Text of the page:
Levine indicates that by the end of that millennium, the core inhabitants of Greater Ethiopia would have consisted of swarthy Caucasoid ("Afro-Mediterranean") agropastoralists speaking Afro-Asiatic languages of the Semitic, Cushitic and Omotic branches.
They speak Amharic, an Afro-Asiatic language of the Semitic branch, a member of the Ethiosemitic group, which serves as the official language of Ethiopia.
A letter from King Henry IV of England to the Emperor of Abyssinia survives.
This proved to be an important development, for when the Empire was subjected to the attacks of the Adal Sultanate General and Imam, Ahmad ibn Ibrahim al-Ghazi (called "Grañ", or "the Left-handed"), Portugal assisted the Ethiopian emperor by sending weapons and four hundred men, who helped his son Gelawdewos defeat Ahmad and re-establish his rule.
Following the end of the ruling Agaw Zagwe dynasty, the Solomonic dynasty governed the Ethiopian Empire for many centuries from the 1270 AD onwards with the ascension of Yekuno Amlak, whose political and support base heiled from Shewa and Amhara.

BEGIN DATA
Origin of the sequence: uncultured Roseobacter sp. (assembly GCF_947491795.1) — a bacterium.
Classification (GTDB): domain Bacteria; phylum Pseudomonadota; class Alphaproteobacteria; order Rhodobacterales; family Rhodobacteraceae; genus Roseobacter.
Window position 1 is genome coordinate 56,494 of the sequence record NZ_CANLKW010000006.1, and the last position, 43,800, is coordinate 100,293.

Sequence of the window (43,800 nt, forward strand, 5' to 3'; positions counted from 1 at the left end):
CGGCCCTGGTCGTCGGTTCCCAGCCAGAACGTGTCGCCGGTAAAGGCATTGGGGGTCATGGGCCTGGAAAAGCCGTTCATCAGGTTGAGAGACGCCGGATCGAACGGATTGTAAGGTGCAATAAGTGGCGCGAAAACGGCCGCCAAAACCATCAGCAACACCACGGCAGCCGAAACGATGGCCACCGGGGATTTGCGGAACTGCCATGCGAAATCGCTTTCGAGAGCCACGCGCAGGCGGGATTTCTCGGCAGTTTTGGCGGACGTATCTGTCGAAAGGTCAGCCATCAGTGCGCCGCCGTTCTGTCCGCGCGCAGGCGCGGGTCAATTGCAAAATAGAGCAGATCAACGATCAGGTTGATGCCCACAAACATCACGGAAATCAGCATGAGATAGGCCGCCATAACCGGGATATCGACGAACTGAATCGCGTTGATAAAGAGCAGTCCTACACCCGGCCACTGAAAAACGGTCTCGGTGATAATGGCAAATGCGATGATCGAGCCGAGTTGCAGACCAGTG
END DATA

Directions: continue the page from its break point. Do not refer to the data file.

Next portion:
From then up until the deposing of Haile Selassie in 1974, (with the exception of the Tigray Yohannes IV) the Amhara continuously ruled and formed the political core of the Ethiopian Empire, greatly expanding its borders, wealth and international prestige as well as establishing several medieval royal sites and capitals such as Tegulet, Debre Berhan, Barara (located in Entoto, in modern-day Addis Ababa, In the early 15th century, the Emperors sought to make diplomatic contact with European kingdoms for the first time since Aksumite times.
Early Afro-Asiatic populations speaking proto-Semitic, proto-Cushitic and proto-Omotic languages would have diverged by the fourth or fifth millennium BC.